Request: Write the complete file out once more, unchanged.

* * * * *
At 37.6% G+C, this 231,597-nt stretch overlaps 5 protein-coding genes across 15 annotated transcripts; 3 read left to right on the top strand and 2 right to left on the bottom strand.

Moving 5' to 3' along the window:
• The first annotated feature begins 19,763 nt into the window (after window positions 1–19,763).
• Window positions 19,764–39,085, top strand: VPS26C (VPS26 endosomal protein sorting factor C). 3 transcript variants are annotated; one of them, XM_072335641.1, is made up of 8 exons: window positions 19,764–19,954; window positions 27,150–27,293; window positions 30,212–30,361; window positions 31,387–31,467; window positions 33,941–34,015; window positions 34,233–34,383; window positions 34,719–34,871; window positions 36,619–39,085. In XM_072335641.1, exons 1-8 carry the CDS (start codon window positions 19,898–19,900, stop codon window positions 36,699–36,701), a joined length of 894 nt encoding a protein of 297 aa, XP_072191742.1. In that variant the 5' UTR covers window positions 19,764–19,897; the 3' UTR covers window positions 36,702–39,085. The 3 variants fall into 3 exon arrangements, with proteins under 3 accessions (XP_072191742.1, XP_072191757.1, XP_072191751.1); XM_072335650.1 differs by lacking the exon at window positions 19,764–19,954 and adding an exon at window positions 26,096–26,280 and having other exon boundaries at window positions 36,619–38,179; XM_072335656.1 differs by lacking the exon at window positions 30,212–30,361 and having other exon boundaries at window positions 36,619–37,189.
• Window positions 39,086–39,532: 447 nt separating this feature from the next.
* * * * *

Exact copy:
At 37.6% G+C, this 231,597-nt stretch overlaps 5 protein-coding genes across 15 annotated transcripts; 3 read left to right on the top strand and 2 right to left on the bottom strand.

Moving 5' to 3' along the window:
• The first annotated feature begins 19,763 nt into the window (after window positions 1–19,763).
• Window positions 19,764–39,085, top strand: VPS26C (VPS26 endosomal protein sorting factor C). 3 transcript variants are annotated; one of them, XM_072335641.1, is made up of 8 exons: window positions 19,764–19,954; window positions 27,150–27,293; window positions 30,212–30,361; window positions 31,387–31,467; window positions 33,941–34,015; window positions 34,233–34,383; window positions 34,719–34,871; window positions 36,619–39,085. In XM_072335641.1, exons 1-8 carry the CDS (start codon window positions 19,898–19,900, stop codon window positions 36,699–36,701), a joined length of 894 nt encoding a protein of 297 aa, XP_072191742.1. In that variant the 5' UTR covers window positions 19,764–19,897; the 3' UTR covers window positions 36,702–39,085. The 3 variants fall into 3 exon arrangements, with proteins under 3 accessions (XP_072191742.1, XP_072191757.1, XP_072191751.1); XM_072335650.1 differs by lacking the exon at window positions 19,764–19,954 and adding an exon at window positions 26,096–26,280 and having other exon boundaries at window positions 36,619–38,179; XM_072335656.1 differs by lacking the exon at window positions 30,212–30,361 and having other exon boundaries at window positions 36,619–37,189.
• Window positions 39,086–39,532: 447 nt separating this feature from the next.